The bucket list: rarely has a phrase been adopted so quickly in the travel world, and it had little to do with the quality of the 2007 movie of the same name.
The explanation for the rapid adoption is simple: we discovered a phrase for a concept every traveler knows well: compiling a list of lust-worthy destinations and experiences.
Bucket lists can be wonderful, as motivational as they are good for small talk; but, like any worthwhile concept, there are critics. Arguments against them include:
- Travel becomes a box-ticking exercise, not about pleasure or gaining a deeper understanding of the world
- A list leaves no room for spontaneity
- Destinations and experiences can’t be reduced to simple items on a list
- Bucket lists encourage bragging and one-upmanship
- Bucket lists tend toward the extreme rather than the achievable
- Thinking about death? Yucko. So morbid
There’s a simple retort to nearly all of these arguments: it’s just a list. If it’s not improving your life in some way, rewrite it. Or scrap it. A list can’t kill your spontaneity any more than it can force you to be a braggart.
You don’t have to write out, print or laminate your list, nor do you have to sit and contemplate your demise when you’re prioritizing your travels like the characters in the movie, but every traveler – bucket list critics included – has a list, either on paper or in their head.
If having a list is inevitable, how do you make sure it isn’t just a string of dreamy destinations, but something that might, dare we say it, lead to self-improvement and even benefit others?
Here are six elements to include in a healthy bucket list:
A few front runners
These are the easy ones: the places you definitely want to go and experiences you definitely want to have. All that remains is doing them, which is often harder than it seems. These can be new places, new experiences in favorite destinations, or even repeats. This is where most people start – and stop – their bucket list tinkering. A list that includes obvious goals is good, but motivation requires a bit more.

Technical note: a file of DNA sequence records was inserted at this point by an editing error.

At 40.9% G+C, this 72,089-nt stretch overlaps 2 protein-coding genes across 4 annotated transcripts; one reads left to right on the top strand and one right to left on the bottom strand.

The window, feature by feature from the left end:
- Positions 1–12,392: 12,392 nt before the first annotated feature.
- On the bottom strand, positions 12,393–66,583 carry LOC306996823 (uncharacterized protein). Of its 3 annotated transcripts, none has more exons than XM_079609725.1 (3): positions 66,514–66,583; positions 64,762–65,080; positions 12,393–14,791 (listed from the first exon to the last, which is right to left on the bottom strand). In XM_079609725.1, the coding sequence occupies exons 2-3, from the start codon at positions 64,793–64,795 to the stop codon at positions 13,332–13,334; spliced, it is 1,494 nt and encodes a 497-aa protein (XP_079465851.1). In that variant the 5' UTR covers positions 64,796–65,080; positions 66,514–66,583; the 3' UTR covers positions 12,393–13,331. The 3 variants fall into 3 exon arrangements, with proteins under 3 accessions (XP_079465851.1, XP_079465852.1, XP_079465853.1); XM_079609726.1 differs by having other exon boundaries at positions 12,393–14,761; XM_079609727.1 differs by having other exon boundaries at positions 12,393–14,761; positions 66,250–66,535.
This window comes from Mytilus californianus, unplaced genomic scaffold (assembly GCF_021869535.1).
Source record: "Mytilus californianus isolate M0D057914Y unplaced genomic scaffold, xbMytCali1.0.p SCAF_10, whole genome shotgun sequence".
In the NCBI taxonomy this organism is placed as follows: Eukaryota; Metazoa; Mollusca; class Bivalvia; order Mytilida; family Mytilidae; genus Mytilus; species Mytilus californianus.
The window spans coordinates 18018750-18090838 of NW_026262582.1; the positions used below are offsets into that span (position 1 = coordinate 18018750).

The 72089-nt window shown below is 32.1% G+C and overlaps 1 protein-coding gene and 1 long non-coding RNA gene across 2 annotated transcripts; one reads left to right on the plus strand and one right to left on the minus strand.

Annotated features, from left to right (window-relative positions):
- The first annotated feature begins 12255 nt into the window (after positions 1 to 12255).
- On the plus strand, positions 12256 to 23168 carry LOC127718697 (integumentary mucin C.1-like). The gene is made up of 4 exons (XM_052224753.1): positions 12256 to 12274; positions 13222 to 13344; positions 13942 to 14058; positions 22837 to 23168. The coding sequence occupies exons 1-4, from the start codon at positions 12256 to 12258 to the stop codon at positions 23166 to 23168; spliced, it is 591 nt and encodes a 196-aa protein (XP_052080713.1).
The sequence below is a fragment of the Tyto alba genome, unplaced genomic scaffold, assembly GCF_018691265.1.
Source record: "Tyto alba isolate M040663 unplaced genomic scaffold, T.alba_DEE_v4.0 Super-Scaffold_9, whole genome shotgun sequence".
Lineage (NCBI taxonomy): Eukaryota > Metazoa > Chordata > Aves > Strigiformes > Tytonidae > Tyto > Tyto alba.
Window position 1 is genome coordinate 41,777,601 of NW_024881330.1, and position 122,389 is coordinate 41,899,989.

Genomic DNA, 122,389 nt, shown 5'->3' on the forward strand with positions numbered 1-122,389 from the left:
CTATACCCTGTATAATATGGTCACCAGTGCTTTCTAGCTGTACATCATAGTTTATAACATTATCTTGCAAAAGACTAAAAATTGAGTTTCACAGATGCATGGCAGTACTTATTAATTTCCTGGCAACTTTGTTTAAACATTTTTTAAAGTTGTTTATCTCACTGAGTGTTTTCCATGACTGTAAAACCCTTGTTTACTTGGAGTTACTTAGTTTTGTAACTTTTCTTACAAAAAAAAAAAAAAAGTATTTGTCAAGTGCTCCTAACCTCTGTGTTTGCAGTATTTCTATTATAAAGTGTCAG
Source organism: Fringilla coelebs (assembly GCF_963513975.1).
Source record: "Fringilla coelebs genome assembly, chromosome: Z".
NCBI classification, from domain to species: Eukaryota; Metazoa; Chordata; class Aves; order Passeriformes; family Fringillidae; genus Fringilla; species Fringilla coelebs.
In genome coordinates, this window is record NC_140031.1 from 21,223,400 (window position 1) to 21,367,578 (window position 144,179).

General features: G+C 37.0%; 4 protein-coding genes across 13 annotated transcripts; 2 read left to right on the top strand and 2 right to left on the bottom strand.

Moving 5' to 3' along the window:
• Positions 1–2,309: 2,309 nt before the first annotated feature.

Include the obstacles
It might seem counter-intuitive to add obstacles to a list intended to inspire action; but an understanding of what stops you from doing something might actually help you achieve it. Don’t just put ‘Corsica’ on your list and drift away without contemplating the difficulties – put ‘Corsica: need to ask for time off, find wealthy boyfriend/girlfriend.’
And the place you’re never going to reach
I’ve had a long-time fascination with Pitcairn Island. I even half-heartedly started to make plans for a trip there with a friend, but I knew it wasn’t going to happen. There’s a practical function to having one of these on your list, though: they make everything else seem easy by comparison. Wondering whether you can scrape together the funds for a trip to Tokyo? Easier than getting to Pitcairn.
Think of someone else for a change
If your bucket list is composed entirely of places to take selfies, it’s time for a rethink. Travel has the power to be a force for good when you take others into consideration. Who do you know that could benefit from a trip? Which family member or friend overseas is overdue a visit? Fundamentally, whose life can you affect in a positive way? Some opt for volunteering abroad; some prefer a smaller, more personal approach. My father is getting older and doesn’t get around as well as he used to, but his favorite place in the whole world is the backcountry of the Sierra Nevada. On my list: going there with him again, even if it takes a team of mules.
Reserve an empty slot
Arguably the most important aspect of a healthy bucket list is a permanently empty slot reserved for spontaneity and serendipity. I also regularly forget items on my list, so it helps to leave some wiggle room. When a friend invited me to join him in Eastern Oregon to look for miniature moonworts, I said yes before I even knew what I had agreed to. A fixed list is limiting: you grow and change; your list should grow and change with you.
Go to Humptulips
Keep your clogs on: this isn’t me suggesting you to do something unseemly in a field of flowers; Humptulips is a place in Washington State. I have no good reason to go there, but the giggling boy in my brain insists that I visit. Usually, he’s best ignored, but in this case I agree with him. There are places that simply catch your imagination; because of something as simple as their name, or a story you read as a child, or for reasons you can’t quite fathom. Leave them on your list. What’s life without a few whims, after all?